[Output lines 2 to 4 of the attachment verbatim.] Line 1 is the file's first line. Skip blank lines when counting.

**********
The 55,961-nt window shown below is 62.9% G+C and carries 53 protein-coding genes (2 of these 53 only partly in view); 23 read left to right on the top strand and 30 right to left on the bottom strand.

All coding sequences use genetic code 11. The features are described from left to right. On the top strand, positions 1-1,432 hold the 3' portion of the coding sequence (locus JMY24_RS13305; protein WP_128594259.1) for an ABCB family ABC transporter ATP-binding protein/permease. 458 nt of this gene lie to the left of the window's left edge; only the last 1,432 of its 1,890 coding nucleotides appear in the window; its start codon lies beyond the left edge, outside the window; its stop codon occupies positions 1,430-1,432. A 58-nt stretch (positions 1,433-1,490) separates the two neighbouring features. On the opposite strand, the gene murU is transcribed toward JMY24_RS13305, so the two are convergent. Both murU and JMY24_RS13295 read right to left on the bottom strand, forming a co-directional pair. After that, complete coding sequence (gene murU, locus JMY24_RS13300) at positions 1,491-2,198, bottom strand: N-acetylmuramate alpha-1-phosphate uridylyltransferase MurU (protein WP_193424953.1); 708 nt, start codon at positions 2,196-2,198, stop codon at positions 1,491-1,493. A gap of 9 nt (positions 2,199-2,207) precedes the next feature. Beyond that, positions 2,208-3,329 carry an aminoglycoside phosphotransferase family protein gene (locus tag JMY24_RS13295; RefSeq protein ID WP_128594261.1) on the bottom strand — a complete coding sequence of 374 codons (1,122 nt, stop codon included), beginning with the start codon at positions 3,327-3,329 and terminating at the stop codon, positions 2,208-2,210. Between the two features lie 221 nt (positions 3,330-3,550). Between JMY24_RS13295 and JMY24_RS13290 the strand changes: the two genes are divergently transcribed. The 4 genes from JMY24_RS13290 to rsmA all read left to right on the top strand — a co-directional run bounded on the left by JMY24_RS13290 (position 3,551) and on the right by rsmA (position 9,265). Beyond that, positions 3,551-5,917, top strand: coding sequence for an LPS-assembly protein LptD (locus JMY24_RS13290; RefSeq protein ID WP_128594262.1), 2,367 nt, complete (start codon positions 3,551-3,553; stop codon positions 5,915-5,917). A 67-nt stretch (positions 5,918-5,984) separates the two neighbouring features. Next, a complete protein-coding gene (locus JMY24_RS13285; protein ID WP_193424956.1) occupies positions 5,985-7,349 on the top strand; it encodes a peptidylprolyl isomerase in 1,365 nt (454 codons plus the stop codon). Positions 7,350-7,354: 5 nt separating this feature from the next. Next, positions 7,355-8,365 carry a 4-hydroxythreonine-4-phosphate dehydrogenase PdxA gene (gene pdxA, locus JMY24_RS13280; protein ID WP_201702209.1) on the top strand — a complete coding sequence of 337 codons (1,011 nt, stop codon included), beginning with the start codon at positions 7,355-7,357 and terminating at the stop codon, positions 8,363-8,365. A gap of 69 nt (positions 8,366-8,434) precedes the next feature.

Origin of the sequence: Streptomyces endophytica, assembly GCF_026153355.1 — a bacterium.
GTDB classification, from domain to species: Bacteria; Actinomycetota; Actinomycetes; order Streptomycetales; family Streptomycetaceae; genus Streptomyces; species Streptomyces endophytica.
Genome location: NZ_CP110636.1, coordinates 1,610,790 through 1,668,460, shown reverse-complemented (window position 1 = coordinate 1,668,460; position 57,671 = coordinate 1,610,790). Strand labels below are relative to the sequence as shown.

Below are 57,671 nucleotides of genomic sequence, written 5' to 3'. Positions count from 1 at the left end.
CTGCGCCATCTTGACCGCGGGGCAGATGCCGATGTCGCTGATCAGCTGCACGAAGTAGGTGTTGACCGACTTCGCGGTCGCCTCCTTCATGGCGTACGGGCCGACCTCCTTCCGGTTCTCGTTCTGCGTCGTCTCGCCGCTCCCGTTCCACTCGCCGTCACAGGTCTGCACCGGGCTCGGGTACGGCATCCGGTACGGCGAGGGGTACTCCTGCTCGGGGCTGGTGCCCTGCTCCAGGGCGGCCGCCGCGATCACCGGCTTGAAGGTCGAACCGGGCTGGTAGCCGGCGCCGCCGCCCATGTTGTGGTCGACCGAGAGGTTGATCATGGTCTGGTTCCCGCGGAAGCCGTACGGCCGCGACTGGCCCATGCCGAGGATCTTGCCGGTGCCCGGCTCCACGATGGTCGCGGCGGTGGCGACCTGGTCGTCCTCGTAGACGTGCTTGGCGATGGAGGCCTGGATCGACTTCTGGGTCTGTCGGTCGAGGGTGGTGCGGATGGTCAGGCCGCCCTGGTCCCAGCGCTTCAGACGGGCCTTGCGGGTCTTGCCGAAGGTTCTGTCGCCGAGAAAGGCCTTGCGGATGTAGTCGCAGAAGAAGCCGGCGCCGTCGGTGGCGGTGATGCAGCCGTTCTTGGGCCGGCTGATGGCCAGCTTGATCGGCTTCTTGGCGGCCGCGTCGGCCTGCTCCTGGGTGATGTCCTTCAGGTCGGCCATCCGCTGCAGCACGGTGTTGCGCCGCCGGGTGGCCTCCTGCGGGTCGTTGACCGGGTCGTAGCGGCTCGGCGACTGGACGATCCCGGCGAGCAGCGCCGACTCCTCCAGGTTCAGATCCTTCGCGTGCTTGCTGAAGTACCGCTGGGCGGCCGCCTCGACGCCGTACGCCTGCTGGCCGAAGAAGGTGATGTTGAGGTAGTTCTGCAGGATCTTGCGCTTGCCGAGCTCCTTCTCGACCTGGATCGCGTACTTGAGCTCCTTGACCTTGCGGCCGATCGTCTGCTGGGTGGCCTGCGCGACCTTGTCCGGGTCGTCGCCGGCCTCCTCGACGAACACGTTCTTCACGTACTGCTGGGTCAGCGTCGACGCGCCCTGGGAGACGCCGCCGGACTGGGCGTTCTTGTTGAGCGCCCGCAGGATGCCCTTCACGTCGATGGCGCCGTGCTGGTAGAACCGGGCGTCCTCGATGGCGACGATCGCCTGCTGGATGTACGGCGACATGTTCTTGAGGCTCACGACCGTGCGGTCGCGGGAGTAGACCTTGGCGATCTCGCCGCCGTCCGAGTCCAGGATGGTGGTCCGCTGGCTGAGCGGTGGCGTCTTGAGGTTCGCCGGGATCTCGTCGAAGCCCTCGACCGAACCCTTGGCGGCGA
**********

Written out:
All coding sequences use genetic code 11. The features are described from left to right. On the top strand, positions 1-1,432 hold the 3' portion of the coding sequence (locus JMY24_RS13305; protein WP_128594259.1) for an ABCB family ABC transporter ATP-binding protein/permease. 458 nt of this gene lie to the left of the window's left edge; only the last 1,432 of its 1,890 coding nucleotides appear in the window; its start codon lies beyond the left edge, outside the window; its stop codon occupies positions 1,430-1,432. A 58-nt stretch (positions 1,433-1,490) separates the two neighbouring features. On the opposite strand, the gene murU is transcribed toward JMY24_RS13305, so the two are convergent. Both murU and JMY24_RS13295 read right to left on the bottom strand, forming a co-directional pair. After that, complete coding sequence (gene murU, locus JMY24_RS13300) at positions 1,491-2,198, bottom strand: N-acetylmuramate alpha-1-phosphate uridylyltransferase MurU (protein WP_193424953.1); 708 nt, start codon at positions 2,196-2,198, stop codon at positions 1,491-1,493. A gap of 9 nt (positions 2,199-2,207) precedes the next feature. Beyond that, positions 2,208-3,329 carry an aminoglycoside phosphotransferase family protein gene (locus tag JMY24_RS13295; RefSeq protein ID WP_128594261.1) on the bottom strand — a complete coding sequence of 374 codons (1,122 nt, stop codon included), beginning with the start codon at positions 3,327-3,329 and terminating at the stop codon, positions 2,208-2,210. Between the two features lie 221 nt (positions 3,330-3,550). Between JMY24_RS13295 and JMY24_RS13290 the strand changes: the two genes are divergently transcribed. The 4 genes from JMY24_RS13290 to rsmA all read left to right on the top strand — a co-directional run bounded on the left by JMY24_RS13290 (position 3,551) and on the right by rsmA (position 9,265). Beyond that, positions 3,551-5,917, top strand: coding sequence for an LPS-assembly protein LptD (locus JMY24_RS13290; RefSeq protein ID WP_128594262.1), 2,367 nt, complete (start codon positions 3,551-3,553; stop codon positions 5,915-5,917). A 67-nt stretch (positions 5,918-5,984) separates the two neighbouring features. Next, a complete protein-coding gene (locus JMY24_RS13285; protein ID WP_193424956.1) occupies positions 5,985-7,349 on the top strand; it encodes a peptidylprolyl isomerase in 1,365 nt (454 codons plus the stop codon). Positions 7,350-7,354: 5 nt separating this feature from the next. Next, positions 7,355-8,365 carry a 4-hydroxythreonine-4-phosphate dehydrogenase PdxA gene (gene pdxA, locus JMY24_RS13280; protein ID WP_201702209.1) on the top strand — a complete coding sequence of 337 codons (1,011 nt, stop codon included), beginning with the start codon at positions 7,355-7,357 and terminating at the stop codon, positions 8,363-8,365. A gap of 69 nt (positions 8,366-8,434) precedes the next feature.

Origin of the sequence: Streptomyces endophytica, assembly GCF_026153355.1 — a bacterium.
GTDB classification, from domain to species: Bacteria; Actinomycetota; Actinomycetes; order Streptomycetales; family Streptomycetaceae; genus Streptomyces; species Streptomyces endophytica.